Saturday, August 23, 2008

Changing?


Things are changing in the world of the Wounded Chef.


But despite this, I still managed to get some fresh local foods in me. Last weekend, I grilled a chicken breast from Quattro and a red pepper, and so my lunch for the week was sandwiches of homemade whole wheat bread, garlic marinated grilled red peppers, and grilled chicken.



Just now for dinner, I made myself another peanut sauce stirfry with broccoli, pepper, onion, and the rest of the grilled chicken.

And yesterday I helped prepare food for a very vegetarian friendly barbecue. Earlier in the day I went to the farmers market to pick out goods for vegetable kebobs - peppers of varying colors, deliciously sweet cherry tomatoes, onion, zucchini, and mushrooms (from the supermarket because there were no mushroom vendors at the market yesterday). I chopped everything into 2-inch pices and then marinated them for an hour in a marinade using what my friend Cassie had in her pantry - soy sauce, water, salt, pepper, crushed red pepper, and garlic powder. Then we painstakingly skewered all of the kebobs,and thankfully someone else did the grilling work. They were a big hit. Thanks to Cassie for hosting an amazing party - the high point might have been when a room full of singers belted out old-school angsty Alanis Morisette songs.
For the party I also made tabbouleh, a Mediterranean dish that is best eaten scooped up with pita chips, crackers, or flatbread. Last night we ate it with pita chips, but I saved some tabbouleh to bring to another bbq tomorrow, so to accompany that, I just made the rosemary flatbread from July Gourmet that Deb recently spoke so highly of. The recipe is similar to that of homemade crackers I've made before, but the addition of baking powder really lightens things up into a beautifully crisp and tasty flatbread, perfect for snacking. My past cracker were heavy and not crisp, no matter how thin I rolled the dough. Although, actually, I almost think this flatbread is too light - I would sub in half whole wheat flour next time to give it a little more flavor and heft.It's is going to be my new base recipe that I use whenever I want to make some kind of cracker.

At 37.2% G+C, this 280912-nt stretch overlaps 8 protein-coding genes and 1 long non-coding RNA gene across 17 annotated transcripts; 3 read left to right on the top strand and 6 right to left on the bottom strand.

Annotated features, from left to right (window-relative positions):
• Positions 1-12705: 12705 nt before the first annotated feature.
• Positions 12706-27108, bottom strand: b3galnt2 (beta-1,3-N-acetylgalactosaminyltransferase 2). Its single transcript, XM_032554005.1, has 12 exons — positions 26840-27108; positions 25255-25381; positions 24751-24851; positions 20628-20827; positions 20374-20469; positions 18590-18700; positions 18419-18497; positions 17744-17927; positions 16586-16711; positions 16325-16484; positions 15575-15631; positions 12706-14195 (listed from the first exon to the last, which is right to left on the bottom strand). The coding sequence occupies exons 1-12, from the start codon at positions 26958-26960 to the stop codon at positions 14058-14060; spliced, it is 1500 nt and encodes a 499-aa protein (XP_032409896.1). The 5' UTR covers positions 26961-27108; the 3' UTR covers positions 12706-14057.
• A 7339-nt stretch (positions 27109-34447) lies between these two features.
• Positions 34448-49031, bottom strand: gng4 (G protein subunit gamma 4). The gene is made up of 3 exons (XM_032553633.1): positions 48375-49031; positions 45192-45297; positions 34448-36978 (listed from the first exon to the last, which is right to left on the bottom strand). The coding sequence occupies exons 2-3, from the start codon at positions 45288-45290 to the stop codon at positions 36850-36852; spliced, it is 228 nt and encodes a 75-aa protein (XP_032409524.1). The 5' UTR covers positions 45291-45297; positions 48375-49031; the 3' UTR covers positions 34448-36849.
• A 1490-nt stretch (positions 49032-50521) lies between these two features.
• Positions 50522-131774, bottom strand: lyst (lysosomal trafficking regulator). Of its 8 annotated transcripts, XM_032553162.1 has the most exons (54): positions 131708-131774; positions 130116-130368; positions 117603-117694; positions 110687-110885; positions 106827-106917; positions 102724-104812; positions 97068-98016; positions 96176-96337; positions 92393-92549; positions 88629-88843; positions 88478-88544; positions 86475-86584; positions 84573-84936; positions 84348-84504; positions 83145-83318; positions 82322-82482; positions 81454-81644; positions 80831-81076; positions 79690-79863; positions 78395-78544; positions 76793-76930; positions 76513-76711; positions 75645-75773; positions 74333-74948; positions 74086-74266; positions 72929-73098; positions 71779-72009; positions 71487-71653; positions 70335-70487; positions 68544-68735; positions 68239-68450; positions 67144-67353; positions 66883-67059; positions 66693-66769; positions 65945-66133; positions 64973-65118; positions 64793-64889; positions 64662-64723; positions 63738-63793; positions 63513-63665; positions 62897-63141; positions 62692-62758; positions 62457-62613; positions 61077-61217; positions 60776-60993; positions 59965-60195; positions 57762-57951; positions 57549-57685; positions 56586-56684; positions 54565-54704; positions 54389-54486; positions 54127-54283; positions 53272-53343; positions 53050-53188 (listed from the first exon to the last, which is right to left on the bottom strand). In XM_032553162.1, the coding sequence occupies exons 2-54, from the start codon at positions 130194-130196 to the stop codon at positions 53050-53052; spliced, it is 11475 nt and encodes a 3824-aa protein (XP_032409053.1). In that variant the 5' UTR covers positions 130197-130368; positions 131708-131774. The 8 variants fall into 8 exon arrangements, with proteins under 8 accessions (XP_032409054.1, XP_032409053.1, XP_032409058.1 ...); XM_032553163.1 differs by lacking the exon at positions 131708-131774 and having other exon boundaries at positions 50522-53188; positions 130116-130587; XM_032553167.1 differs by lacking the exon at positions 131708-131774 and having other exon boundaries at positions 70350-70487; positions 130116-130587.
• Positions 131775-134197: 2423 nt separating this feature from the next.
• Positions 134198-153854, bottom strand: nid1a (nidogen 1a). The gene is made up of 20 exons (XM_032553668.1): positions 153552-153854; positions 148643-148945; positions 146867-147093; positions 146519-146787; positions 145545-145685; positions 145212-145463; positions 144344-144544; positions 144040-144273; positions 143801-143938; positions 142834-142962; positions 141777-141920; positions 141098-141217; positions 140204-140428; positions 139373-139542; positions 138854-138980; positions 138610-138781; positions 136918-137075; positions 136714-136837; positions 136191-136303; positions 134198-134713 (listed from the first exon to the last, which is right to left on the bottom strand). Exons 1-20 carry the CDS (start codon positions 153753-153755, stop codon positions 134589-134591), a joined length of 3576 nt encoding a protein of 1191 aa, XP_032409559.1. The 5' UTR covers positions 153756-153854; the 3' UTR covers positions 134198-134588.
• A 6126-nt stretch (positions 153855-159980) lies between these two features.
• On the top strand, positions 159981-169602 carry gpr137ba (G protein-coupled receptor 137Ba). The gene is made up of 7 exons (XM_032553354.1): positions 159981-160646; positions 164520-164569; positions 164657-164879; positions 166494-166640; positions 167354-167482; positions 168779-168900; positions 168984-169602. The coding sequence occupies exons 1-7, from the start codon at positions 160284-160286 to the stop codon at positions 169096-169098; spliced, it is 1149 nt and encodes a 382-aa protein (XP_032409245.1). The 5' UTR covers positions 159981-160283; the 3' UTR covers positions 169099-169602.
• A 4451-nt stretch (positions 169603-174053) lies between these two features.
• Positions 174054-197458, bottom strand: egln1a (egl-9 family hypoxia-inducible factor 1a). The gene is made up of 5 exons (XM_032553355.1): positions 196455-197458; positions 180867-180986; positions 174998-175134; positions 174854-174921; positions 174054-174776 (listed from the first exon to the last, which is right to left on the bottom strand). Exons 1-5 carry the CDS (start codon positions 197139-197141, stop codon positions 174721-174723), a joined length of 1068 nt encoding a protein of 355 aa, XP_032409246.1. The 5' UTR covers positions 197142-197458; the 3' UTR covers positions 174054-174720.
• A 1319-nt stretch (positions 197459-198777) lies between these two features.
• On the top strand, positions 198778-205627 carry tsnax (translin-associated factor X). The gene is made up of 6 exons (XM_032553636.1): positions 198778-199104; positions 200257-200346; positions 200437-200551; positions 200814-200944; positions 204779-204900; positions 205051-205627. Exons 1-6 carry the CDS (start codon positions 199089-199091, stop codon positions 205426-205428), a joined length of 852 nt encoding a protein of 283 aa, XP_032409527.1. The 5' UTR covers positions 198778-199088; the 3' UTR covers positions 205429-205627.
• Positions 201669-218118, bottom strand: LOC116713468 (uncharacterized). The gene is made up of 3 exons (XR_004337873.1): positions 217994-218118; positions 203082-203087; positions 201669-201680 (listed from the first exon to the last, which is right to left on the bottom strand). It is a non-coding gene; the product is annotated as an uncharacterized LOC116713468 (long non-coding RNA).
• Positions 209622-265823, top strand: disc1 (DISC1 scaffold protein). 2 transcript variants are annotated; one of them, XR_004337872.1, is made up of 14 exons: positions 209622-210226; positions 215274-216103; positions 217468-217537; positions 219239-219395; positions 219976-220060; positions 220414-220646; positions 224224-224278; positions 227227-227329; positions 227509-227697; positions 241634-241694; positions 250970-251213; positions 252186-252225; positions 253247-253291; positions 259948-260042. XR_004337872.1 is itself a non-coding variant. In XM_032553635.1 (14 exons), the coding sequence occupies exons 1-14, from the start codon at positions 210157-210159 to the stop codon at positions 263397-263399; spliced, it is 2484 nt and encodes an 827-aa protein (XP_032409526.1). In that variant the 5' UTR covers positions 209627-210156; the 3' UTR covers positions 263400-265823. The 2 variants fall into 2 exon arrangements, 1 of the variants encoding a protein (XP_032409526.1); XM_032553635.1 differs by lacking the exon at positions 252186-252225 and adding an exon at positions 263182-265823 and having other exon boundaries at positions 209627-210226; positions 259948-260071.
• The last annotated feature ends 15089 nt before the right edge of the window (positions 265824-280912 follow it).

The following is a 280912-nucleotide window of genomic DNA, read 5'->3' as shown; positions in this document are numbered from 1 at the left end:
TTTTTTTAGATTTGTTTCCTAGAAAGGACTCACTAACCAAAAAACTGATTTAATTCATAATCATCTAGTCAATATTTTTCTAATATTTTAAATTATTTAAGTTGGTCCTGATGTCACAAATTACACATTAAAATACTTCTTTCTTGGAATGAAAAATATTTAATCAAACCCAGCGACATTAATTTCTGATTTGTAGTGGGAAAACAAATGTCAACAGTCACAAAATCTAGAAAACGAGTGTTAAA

Tabbouleh

1 cup bulgur
1 1/2 cup boiling water
2 tomatoes
1 cucumber
handful of fresh herbs such as mint, parsley, basil
1/2 red onion
3 cloves garlic
1/2 lemon
2 tsp red wine vinegar
salt
pepper

Pour boiling water over bulgur in a bowl, stir, and let sit for 20-30 minutes until water is mostly absorbed and bulgur has softened. It will still be a little crunchy. Drain any extra water.

Meanwhile, chop vegetables and herbs into a fine dice and combine in a large bowl. Add the zest and juice of half a lemon, along with the red wine vinegar, salt, and pepper. When the bulgur is ready, add to the large bowl and stir to combine. It is best if made ahead of time and kept in the fridge for at least a few hours to allow the flavors to mingle.

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